Trailing and hanging plants have become trendy these days. Vines that drape by the window and spill over shelves are popular among modern house plant growers and one of their go-to plants is the pothos (also known as Epipremnum aureum).
Growing pothos is a no-brainer, it does not demand close attention and is very easy to propagate. If you have a tight space that needs tropical warmth, pothos is a great indoor plant option, one that can surely keep up with your busy schedule.
What is a pothos?
This vine-like plant is one of the eight species of Epipremnum belonging to the Arum family (Knight). Upon its discovery in the 1800s, the plant was identified as Pothos aureus but later on, after further study for proper plant identification, it was finally renamed Epipremnum aureum.
Pothos is also commonly called Devil’s ivy because of its prolific growth and persistence even in full shade. Its simple heart-shaped green or variegated leaves appear on long vining stems that produce roots to cling on surfaces (1).
Indoors, the plant trails and reaches over 3m long, depending on trimming but in the wild, the plant grows big and can climb trees as high as 20m (2)!
How to Take Care of Your Pothos?
Pothos may be a common plant but it remains popular because of how inexpensive and effective it is in any indoor setting. Considered as one of the best tropical plants for indoors even for beginners, pothos is very easy to grow and maintain.
Does it have a Light and Temperature Requirement?
Epipremnums generally grow under moderate to bright light. Studies show that their growth rate is increased with bright light and indoors, fluorescent light works best (3).
Leaf variegation in many pothos varieties and species is affected by light as well. Although new leaves naturally emerge green, the variegation becomes more pronounced as the plant matures and when exposed to bright light (1).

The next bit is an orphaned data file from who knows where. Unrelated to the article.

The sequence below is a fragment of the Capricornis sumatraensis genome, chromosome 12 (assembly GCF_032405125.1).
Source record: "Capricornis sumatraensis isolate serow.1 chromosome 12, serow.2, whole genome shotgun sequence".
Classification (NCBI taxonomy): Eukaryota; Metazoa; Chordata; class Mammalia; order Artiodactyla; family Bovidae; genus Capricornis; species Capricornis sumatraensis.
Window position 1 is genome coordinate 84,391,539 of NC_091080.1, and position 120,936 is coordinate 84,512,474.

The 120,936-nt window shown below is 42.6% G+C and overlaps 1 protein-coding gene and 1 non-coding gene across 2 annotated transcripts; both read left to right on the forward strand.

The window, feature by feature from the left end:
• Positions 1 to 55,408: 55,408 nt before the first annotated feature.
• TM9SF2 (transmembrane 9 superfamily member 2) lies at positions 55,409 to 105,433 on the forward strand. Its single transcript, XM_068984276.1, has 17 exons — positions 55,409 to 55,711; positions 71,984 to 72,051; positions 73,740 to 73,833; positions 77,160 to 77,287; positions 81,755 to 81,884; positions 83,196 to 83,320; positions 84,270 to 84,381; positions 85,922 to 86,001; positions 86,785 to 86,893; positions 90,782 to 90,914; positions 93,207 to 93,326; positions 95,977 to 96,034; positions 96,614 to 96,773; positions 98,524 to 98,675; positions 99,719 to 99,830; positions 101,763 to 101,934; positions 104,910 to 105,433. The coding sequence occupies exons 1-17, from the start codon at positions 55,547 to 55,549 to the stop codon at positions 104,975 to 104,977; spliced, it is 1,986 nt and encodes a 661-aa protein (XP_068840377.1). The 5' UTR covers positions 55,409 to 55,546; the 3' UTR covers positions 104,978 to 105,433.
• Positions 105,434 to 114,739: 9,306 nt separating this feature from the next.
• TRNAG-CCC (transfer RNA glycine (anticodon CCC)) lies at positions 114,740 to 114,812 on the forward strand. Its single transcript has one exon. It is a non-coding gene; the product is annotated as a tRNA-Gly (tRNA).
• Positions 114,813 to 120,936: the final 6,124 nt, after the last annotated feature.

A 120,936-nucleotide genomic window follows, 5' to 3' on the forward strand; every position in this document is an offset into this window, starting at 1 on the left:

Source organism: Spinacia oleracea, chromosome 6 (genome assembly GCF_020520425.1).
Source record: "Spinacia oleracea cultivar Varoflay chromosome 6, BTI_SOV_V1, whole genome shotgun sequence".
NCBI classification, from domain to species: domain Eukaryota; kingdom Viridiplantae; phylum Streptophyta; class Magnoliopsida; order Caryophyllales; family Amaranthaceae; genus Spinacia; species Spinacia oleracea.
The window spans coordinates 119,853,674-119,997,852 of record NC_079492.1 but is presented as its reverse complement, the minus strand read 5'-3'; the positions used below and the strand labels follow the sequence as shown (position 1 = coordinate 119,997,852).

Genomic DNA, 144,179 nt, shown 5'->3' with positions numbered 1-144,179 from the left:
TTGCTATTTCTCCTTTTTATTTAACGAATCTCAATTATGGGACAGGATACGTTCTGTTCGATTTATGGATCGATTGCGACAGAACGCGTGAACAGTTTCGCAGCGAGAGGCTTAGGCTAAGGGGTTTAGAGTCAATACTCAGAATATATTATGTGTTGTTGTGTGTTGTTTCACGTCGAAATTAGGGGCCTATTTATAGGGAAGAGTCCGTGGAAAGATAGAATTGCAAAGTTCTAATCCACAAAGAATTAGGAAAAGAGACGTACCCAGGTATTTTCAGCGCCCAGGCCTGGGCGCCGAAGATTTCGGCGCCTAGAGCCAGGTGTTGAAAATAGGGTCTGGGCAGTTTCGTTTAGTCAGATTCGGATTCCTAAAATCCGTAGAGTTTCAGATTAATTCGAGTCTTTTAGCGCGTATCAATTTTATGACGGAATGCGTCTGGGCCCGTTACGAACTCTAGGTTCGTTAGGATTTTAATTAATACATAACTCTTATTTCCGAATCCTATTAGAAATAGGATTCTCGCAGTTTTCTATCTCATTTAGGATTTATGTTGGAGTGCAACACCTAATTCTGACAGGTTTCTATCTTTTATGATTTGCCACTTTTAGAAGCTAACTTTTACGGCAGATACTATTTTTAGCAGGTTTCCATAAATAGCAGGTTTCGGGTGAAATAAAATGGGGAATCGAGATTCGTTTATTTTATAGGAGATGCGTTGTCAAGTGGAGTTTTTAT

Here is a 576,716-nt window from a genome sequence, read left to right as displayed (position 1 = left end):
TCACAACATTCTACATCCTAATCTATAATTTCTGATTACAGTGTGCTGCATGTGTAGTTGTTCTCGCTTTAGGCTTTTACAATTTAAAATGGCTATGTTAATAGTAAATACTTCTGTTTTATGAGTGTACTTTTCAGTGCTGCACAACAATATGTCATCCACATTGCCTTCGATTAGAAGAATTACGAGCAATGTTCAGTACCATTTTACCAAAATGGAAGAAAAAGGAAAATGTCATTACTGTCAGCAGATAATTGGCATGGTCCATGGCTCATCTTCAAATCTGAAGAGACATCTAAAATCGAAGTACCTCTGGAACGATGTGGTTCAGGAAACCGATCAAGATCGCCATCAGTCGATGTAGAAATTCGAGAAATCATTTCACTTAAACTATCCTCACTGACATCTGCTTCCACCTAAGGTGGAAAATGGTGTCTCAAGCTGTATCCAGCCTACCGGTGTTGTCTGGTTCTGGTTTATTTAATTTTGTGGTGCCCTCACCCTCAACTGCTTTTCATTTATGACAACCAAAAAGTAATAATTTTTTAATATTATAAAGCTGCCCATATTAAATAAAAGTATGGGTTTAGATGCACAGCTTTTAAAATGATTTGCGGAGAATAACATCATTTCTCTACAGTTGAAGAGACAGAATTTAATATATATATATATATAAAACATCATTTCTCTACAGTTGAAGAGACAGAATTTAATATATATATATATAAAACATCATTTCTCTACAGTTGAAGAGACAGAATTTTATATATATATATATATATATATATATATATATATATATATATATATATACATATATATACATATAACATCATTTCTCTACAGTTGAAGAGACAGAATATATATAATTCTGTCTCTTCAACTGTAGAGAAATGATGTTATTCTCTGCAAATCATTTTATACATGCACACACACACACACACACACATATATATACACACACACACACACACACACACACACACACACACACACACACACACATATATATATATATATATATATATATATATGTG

Pothos is a versatile plant, able to grow in almost any indoor setting. But for optimum growth, it should be kept in a room at 60-85 ºF (15-29 ºC). It can tolerate winter colds of up to 50 ºF (10 ºC) but will die below this (4).
How Much to Water?
A pothos plant does not tolerate overwatering. A drenched soil will quickly cause roots to rot so a well-draining medium is required (5). It is important to keep the soil just moist so allow the top 1in to dry before watering. Monitoring of watering will also prevent the spread of fungal and bacterial diseases.
Although a potted pothos prefers dryness better than overwatering, a stem cutting can grow into a new plant when fully submerged in water. Pothos plants are popularly propagated in water where they can grow roots fast.
How to Propagate and Repot?
The most common way of propagating pothos is by cuttings (1). Usually, cuttings of 3-5in are obtained from overgrowing stems. The end that has protruding root nodes is placed in water or in a growing medium made of soil, coco coir, and sand.
The propagules may take 1-2 weeks to grow roots and up to a month before they can be transplanted. Watering during this period must be monitored to ensure that the plant recovers from the change. Once the plant is established, it can last for 10 years or more (3).
Because pothos is a vigorous grower, it has the tendency to develop roots and shoots profusely. Pruning once or twice a year will keep the potted plant full and bushy.